When one company decides to enter into a relationship with another—regardless of how small that partnership might be—it’s important to ensure that both are agreeing to something mutually beneficial and equally productive for each party.
In order to uncover these answers, there are three questions that you need to ask yourself and your team.
1. Are we on the same page with this potential partner?
2. Do their goals and mission align with ours?
3. Are we speaking the same language?
If you can confidently answer "yes" to these questions, then you're on the right track. And while the first two questions probably sound familiar (and maybe even a little obvious), the third might be one you haven't heard before, and it's a question many of us don't consider often enough.
Are we speaking the same language?
Businesses that share similar in a mindset—especially when that mindset is aligned in regard to levels of urgency and responsiveness—know how to work together in order to get the engine up and moving in the most efficient way possible. That window of time becomes smaller and smaller (in a good way) when communication across companies is done similarly to how communication is done internally. Companies within a similar industry are exposed to the same words and phrases, they experience similar roadblocks and challenges, and their overall mission and goals are generally aligned with one another.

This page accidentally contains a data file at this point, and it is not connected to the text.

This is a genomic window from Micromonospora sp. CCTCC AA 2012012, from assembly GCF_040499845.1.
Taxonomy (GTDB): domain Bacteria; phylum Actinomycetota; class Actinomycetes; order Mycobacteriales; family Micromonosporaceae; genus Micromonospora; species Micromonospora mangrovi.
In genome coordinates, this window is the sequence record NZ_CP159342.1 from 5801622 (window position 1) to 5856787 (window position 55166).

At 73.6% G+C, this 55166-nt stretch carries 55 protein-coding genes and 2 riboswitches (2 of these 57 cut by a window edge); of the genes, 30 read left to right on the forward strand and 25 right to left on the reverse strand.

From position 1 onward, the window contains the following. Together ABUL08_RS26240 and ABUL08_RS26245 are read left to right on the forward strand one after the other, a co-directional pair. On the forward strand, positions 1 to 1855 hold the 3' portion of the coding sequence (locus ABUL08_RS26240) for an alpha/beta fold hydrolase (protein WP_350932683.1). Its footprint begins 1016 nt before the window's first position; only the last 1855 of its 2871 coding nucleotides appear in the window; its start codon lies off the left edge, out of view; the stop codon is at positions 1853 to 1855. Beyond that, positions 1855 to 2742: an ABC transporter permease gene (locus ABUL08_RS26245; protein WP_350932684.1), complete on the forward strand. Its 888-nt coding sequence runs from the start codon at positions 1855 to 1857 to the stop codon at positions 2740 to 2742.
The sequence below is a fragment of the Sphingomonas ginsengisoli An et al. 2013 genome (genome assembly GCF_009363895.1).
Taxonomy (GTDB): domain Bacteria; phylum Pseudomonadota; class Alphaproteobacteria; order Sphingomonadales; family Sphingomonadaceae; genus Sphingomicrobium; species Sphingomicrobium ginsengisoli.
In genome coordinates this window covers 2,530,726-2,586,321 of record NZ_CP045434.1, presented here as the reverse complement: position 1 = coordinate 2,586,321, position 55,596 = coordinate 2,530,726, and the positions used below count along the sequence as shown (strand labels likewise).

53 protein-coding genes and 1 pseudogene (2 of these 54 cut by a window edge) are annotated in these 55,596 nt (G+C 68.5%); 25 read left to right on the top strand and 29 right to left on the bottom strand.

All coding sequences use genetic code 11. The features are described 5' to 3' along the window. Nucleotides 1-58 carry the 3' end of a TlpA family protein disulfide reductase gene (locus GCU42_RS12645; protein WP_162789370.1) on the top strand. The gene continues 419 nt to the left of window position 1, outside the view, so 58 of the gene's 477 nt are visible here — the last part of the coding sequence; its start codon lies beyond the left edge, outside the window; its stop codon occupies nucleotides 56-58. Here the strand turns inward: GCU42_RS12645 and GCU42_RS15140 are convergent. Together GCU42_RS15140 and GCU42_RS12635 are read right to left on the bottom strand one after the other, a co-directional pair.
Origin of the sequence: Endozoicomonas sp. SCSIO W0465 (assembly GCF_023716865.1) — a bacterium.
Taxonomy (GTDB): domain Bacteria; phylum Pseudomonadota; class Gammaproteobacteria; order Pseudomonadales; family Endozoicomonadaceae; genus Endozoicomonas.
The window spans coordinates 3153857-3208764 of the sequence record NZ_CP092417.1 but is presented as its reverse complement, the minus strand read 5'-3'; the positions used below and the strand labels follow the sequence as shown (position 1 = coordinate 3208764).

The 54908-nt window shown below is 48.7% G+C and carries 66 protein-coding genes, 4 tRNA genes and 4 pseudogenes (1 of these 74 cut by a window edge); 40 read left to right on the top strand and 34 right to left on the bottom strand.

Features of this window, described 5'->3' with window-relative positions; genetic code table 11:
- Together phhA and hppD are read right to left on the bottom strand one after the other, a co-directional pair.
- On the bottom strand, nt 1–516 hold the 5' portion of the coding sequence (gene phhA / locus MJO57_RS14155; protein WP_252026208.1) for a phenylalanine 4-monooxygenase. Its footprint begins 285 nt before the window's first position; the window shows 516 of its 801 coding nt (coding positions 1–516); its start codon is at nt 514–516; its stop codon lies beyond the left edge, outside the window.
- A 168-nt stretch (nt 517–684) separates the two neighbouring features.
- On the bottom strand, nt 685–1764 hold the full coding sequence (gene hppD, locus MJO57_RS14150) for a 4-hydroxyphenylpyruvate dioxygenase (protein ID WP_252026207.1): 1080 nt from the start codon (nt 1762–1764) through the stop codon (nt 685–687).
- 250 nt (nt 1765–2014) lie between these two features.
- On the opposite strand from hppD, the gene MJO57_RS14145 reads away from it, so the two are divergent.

Let's take tech companies for example.
When one tech company chooses to partner with another tech company, the relationship is—by nature—fundamentally easier to manage. This is true first and foremost because each are built upon the same structure, sharing a similar mindset in their understanding for how that structure scales. They likely use (or are at least familiar with) the same tech solutions, they speak with the same industry jargon (often incorporating those concepts into their strategy), and they don't have to spend time getting on the same page—they start on the same page.
This allows the ramp-up time to decrease, and the time spent identifying goals, expectations, and a detailed plan for how to get there, to significantly increase.
Whether someone is an Account Manager, a Marketing Coordinator, a Relocation Consultant, or a Product Engineer—everyone is working under the same circumstances and in a similar environment. Sure, two companies might categorize themselves in a different genre or focus on a different core competency, but within the tech industry at large, there is unison in the shared preferences of those in the community.
Think of it this way: two tech companies probably aren’t going to spend 8 months going back and forth redlining a 20-page contract via fax—their outlook on how they choose to define efficiency is simply different than that, and it's something that goes beyond just internal preferences.
Put simply, there’s a level of camaraderie among companies working within the same industry, and it should be leveraged in order to work faster, communicate easier, and yield results that shatter our expectations.